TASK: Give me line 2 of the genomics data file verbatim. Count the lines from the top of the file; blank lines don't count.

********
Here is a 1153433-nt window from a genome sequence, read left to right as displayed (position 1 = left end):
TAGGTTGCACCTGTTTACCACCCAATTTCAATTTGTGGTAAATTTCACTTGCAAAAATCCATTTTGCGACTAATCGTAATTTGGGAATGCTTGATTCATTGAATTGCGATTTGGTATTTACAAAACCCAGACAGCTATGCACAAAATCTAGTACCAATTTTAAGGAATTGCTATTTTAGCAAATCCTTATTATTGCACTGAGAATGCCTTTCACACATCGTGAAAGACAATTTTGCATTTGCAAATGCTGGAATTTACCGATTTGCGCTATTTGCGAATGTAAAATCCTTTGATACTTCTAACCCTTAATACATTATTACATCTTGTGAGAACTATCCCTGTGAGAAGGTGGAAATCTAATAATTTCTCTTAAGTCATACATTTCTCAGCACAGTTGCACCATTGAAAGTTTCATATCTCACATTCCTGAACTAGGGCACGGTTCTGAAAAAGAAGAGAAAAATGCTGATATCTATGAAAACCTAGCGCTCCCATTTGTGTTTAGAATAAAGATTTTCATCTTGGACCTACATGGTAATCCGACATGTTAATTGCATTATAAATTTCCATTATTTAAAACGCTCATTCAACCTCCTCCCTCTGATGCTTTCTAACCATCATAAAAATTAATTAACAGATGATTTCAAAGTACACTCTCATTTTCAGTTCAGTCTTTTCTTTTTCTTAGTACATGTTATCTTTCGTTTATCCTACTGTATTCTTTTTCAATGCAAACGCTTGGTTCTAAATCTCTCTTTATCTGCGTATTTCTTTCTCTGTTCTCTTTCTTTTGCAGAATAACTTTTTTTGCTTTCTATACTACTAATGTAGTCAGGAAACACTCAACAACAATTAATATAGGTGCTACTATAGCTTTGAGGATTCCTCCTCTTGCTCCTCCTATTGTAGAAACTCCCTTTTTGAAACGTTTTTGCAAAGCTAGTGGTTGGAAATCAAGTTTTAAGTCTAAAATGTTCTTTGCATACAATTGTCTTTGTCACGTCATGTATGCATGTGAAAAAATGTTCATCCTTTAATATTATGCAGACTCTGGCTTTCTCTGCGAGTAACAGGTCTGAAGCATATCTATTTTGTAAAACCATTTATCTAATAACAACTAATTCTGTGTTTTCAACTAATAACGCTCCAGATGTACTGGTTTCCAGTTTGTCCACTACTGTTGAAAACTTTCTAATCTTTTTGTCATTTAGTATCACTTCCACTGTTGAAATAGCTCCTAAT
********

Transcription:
TAGGTTGCACCTGTTTACCACCCAATTTCAATTTGTGGTAAATTTCACTTGCAAAAATCCATTTTGCGACTAATCGTAATTTGGGAATGCTTGATTCATTGAATTGCGATTTGGTATTTACAAAACCCAGACAGCTATGCACAAAATCTAGTACCAATTTTAAGGAATTGCTATTTTAGCAAATCCTTATTATTGCACTGAGAATGCCTTTCACACATCGTGAAAGACAATTTTGCATTTGCAAATGCTGGAATTTACCGATTTGCGCTATTTGCGAATGTAAAATCCTTTGATACTTCTAACCCTTAATACATTATTACATCTTGTGAGAACTATCCCTGTGAGAAGGTGGAAATCTAATAATTTCTCTTAAGTCATACATTTCTCAGCACAGTTGCACCATTGAAAGTTTCATATCTCACATTCCTGAACTAGGGCACGGTTCTGAAAAAGAAGAGAAAAATGCTGATATCTATGAAAACCTAGCGCTCCCATTTGTGTTTAGAATAAAGATTTTCATCTTGGACCTACATGGTAATCCGACATGTTAATTGCATTATAAATTTCCATTATTTAAAACGCTCATTCAACCTCCTCCCTCTGATGCTTTCTAACCATCATAAAAATTAATTAACAGATGATTTCAAAGTACACTCTCATTTTCAGTTCAGTCTTTTCTTTTTCTTAGTACATGTTATCTTTCGTTTATCCTACTGTATTCTTTTTCAATGCAAACGCTTGGTTCTAAATCTCTCTTTATCTGCGTATTTCTTTCTCTGTTCTCTTTCTTTTGCAGAATAACTTTTTTTGCTTTCTATACTACTAATGTAGTCAGGAAACACTCAACAACAATTAATATAGGTGCTACTATAGCTTTGAGGATTCCTCCTCTTGCTCCTCCTATTGTAGAAACTCCCTTTTTGAAACGTTTTTGCAAAGCTAGTGGTTGGAAATCAAGTTTTAAGTCTAAAATGTTCTTTGCATACAATTGTCTTTGTCACGTCATGTATGCATGTGAAAAAATGTTCATCCTTTAATATTATGCAGACTCTGGCTTTCTCTGCGAGTAACAGGTCTGAAGCATATCTATTTTGTAAAACCATTTATCTAATAACAACTAATTCTGTGTTTTCAACTAATAACGCTCCAGATGTACTGGTTTCCAGTTTGTCCACTACTGTTGAAAACTTTCTAATCTTTTTGTCATTTAGTATCACTTCCACTGTTGAAATAGCTCCTAAT